Poison pills drop to lowest level in 20 years

PHILADELPHIA (Reuters) - As the number of poison pills, or shareholder rights plans, drops to the lowest level in a generation, corporations face investor pressure against renewing broad takeover defenses but feel a duty to have weapons at the ready to fight off bad offers.

The number of U.S. incorporated companies with a poison pill in effect hovered at 1,000 on Tuesday, hitting the lowest level since 1990, according to FactSet SharkRepellent. In comparison, the number of poison pills in force at the end of 2001 totaled 2,218.

“Companies are generally not renewing poison pills and there’s an entire generation of poison pills lapsing,” said Jeffrey Kaplan, global head of mergers and acquisitions at Bank of America Merrill Lynch.

Poison pills are a takeover defense that makes it costly and difficult to acquire a company if any party acquires a certain percentage of a corporation.

The drop in poison pills has mirrored a drop in other takeover defenses, such as having a board of directors with staggered election terms. At the end of 2009, only 164 companies in the S&P 500 had a staggered board, down from 294 at the end of 2001, according to FactSet SharkRepellent.


The pressure to drop takeover defenses bubbled up in 2001-2002 era of corporate scandals such as Enron and WorldCom as institutional shareholders demanded companies to be more open and transparent with their governance practices.

Poison pills and staggered boards were targeted and became shorthand for poor corporate governance practices. As shareholder activists today continue to have loud voices, corporations continue to move toward more open governance practices and a further drop defense mechanisms.

“In the past, companies viewed rights plans as a fairly low-cost takeover defense. Now, having a rights plan has a cost -- you may face consequences such as pressure on your directors because of opposition from institutional shareholders,” said Francis Aquila, a mergers and acquisitions attorney at Sullivan & Cromwell in New York.

“Companies are asking when do I really need to have a rights plan? Today, boards have to weigh the benefits of having a rights plan against the cost,” Aquila said.

“Some large institutional investors are trying to get companies not to adopt new 10-year plans,” said Columbia University Law School professor John Coffee.

“By not adopting 10-year plans, but having the ability to adopt pills as needed, you reduce the abrasive conflicts with institutional investors,” Coffee said.


The drop in takeover defenses does not put companies at a disadvantage in fighting unwanted suitors. A company can put a poison pill in place even after a tender offer is announced.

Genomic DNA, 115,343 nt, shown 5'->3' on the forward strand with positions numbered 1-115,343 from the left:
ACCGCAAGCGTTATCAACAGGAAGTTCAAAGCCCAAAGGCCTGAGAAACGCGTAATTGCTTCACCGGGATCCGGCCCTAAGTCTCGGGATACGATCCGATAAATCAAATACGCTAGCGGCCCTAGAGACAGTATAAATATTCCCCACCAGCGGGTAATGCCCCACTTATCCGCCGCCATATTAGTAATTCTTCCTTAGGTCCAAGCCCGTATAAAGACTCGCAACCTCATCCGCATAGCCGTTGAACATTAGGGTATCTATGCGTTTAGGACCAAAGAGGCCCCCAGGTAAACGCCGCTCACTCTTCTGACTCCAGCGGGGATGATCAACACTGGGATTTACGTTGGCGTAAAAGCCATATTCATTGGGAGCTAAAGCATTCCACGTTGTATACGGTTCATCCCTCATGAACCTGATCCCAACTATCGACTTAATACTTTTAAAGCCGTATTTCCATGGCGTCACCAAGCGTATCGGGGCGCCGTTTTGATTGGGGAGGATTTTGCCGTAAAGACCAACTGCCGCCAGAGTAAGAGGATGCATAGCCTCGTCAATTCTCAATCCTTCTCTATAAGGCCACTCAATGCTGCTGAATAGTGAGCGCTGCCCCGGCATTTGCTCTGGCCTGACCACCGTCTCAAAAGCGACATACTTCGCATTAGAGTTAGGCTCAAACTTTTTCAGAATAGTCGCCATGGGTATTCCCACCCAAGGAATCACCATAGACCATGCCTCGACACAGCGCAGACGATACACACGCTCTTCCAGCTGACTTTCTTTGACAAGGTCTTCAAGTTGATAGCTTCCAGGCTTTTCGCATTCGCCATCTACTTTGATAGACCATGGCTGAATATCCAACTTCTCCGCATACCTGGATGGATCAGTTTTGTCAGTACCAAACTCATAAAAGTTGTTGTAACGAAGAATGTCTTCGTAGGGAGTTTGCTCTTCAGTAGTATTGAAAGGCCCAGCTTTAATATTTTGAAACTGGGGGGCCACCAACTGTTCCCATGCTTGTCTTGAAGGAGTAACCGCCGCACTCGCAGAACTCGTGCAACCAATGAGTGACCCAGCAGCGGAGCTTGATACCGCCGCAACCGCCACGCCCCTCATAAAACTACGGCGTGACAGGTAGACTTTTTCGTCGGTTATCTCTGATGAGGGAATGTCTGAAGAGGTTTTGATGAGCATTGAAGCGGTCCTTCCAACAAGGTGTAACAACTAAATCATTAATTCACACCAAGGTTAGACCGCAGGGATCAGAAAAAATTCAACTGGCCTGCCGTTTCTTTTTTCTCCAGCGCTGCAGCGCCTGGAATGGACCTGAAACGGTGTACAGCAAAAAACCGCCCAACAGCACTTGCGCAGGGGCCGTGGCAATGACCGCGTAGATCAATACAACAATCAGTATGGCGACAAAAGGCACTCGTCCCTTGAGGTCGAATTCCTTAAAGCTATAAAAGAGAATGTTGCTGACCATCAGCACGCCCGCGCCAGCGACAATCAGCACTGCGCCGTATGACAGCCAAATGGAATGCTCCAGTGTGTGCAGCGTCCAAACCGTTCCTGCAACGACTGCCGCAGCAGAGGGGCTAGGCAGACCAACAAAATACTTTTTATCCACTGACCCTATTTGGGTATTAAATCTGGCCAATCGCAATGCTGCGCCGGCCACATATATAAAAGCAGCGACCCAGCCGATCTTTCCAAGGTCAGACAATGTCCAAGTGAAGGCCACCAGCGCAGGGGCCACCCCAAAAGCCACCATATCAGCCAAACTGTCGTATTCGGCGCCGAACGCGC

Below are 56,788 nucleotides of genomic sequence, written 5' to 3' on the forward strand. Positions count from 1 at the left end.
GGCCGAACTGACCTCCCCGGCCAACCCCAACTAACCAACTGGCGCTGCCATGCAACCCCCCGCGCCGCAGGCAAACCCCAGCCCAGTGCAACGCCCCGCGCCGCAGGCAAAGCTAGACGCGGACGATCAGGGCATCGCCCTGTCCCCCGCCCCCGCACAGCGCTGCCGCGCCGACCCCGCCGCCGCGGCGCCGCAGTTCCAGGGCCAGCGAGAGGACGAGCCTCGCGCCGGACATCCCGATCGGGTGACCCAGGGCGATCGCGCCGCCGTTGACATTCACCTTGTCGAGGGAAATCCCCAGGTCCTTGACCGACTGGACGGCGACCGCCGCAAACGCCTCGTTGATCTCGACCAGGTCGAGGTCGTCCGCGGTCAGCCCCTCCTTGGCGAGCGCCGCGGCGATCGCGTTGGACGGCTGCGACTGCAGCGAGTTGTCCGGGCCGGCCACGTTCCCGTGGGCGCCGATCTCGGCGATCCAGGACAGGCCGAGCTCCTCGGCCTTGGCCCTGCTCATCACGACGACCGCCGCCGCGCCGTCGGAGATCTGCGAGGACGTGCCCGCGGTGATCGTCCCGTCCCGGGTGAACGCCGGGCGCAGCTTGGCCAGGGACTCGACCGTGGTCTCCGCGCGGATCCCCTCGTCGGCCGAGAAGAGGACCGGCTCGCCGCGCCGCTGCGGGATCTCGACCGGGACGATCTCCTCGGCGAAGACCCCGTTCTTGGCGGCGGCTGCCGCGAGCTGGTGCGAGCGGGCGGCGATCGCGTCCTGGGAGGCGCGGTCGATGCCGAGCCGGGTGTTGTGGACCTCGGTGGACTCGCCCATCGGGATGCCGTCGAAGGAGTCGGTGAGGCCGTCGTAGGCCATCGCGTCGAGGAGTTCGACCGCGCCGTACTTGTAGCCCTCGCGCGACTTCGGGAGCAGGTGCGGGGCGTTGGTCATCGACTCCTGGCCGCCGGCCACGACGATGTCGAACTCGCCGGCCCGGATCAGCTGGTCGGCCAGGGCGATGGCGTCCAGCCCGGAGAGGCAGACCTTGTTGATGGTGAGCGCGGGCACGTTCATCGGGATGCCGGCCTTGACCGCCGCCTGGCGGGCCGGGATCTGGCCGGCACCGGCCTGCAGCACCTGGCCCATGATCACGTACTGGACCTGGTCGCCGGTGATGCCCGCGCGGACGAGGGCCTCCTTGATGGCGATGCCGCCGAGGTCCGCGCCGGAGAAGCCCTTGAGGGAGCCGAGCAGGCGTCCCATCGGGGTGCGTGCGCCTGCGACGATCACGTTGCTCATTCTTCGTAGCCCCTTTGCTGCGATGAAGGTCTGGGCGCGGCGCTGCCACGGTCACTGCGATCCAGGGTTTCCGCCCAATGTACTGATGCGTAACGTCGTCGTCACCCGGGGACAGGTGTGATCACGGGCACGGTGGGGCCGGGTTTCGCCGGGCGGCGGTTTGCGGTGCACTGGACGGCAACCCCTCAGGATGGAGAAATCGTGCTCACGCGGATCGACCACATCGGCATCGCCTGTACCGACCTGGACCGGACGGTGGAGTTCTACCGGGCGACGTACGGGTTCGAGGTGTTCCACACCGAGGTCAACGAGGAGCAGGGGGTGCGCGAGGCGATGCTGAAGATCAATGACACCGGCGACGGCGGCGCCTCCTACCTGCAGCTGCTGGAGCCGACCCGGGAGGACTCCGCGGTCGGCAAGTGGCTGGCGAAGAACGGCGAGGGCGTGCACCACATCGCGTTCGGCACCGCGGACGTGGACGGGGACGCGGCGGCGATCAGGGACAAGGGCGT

“Companies are not defenseless. They could put in a poison pill the day after they get a hostile bid and they are still protected,” Coffee said.

Machine-tool maker Hardinge Inc HDNG.O last month rejected a takeover offer from Brazil's Industrias Romi SA ROMI3.SA and adopted a poison pill with a 20 percent trigger. Hardinge on Tuesday advised shareholders to defer any action on Romi's tender offer.

“The world has gotten to be a much more sophisticated place. Ten-year plans were adopted in the face of theoretical risk. The reality is, it’s hard to wake up one day and be taken over by surprise. You have time to put one in place,” said Bob Profusek, global M&A chair at Jones Day in New York.

“Responses ought to be tailored to specific facts and issues,” Profusek said.

Corporate vulnerability does not come from a lack of poison pills or staggered boards. Instead, it is the current environment of activism that puts companies more in the spotlight for unsolicited deal activity.

“Companies are generally more vulnerable to unsolicited bids today, but it’s not simply because of the drop in the number of rights plans. The vulnerability comes from the same factors and pressures that are leading to the decline in the number of rights plans -- such as institutional shareholders being much more assertive,” Aquila said.

“So, if you’re a potential unsolicited bidder, you recognize that a target company may have fewer defenses and that its shareholders are more supportive of unsolicited bids. Essentially it’s all simply a change in approach being held by shareholders, particularly institutional shareholders, in asserting their views.”

The drop in poison pills does not leave companies powerless. Poison pills can be enacted quickly and for short time periods to respond to a specific takeover threat.

“It would be wrong to infer any wimpiness on the part of boards for not having a pill. It’s actually a more sophisticated method for the board to put a pill in place in reaction to an action,” Profusek said. “It’s less willy-nilly and a more nuanced, tailored approach.”

Reporting by Jessica Hall; Editing by Gary Hill